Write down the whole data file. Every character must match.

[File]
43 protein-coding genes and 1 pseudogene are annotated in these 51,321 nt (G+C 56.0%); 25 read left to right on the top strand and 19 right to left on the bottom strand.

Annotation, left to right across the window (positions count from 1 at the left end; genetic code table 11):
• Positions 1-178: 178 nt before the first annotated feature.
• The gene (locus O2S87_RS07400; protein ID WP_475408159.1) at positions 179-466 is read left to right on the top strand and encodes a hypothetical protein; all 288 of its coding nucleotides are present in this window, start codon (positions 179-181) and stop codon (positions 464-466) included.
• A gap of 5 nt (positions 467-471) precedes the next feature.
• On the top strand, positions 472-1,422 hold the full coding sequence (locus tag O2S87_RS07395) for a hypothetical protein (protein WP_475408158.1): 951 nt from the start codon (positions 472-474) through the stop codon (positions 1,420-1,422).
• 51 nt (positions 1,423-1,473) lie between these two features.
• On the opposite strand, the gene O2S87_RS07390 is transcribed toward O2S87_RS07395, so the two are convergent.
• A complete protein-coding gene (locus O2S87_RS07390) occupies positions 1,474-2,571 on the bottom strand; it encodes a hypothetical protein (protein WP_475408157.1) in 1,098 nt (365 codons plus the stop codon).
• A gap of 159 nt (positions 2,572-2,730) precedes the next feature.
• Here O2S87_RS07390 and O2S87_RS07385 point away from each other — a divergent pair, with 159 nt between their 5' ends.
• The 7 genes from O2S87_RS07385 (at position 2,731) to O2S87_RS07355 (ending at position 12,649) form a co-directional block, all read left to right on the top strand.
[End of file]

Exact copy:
43 protein-coding genes and 1 pseudogene are annotated in these 51,321 nt (G+C 56.0%); 25 read left to right on the top strand and 19 right to left on the bottom strand.

Annotation, left to right across the window (positions count from 1 at the left end; genetic code table 11):
• Positions 1-178: 178 nt before the first annotated feature.
• The gene (locus O2S87_RS07400; protein ID WP_475408159.1) at positions 179-466 is read left to right on the top strand and encodes a hypothetical protein; all 288 of its coding nucleotides are present in this window, start codon (positions 179-181) and stop codon (positions 464-466) included.
• A gap of 5 nt (positions 467-471) precedes the next feature.
• On the top strand, positions 472-1,422 hold the full coding sequence (locus tag O2S87_RS07395) for a hypothetical protein (protein WP_475408158.1): 951 nt from the start codon (positions 472-474) through the stop codon (positions 1,420-1,422).
• 51 nt (positions 1,423-1,473) lie between these two features.
• On the opposite strand, the gene O2S87_RS07390 is transcribed toward O2S87_RS07395, so the two are convergent.
• A complete protein-coding gene (locus O2S87_RS07390) occupies positions 1,474-2,571 on the bottom strand; it encodes a hypothetical protein (protein WP_475408157.1) in 1,098 nt (365 codons plus the stop codon).
• A gap of 159 nt (positions 2,572-2,730) precedes the next feature.
• Here O2S87_RS07390 and O2S87_RS07385 point away from each other — a divergent pair, with 159 nt between their 5' ends.
• The 7 genes from O2S87_RS07385 (at position 2,731) to O2S87_RS07355 (ending at position 12,649) form a co-directional block, all read left to right on the top strand.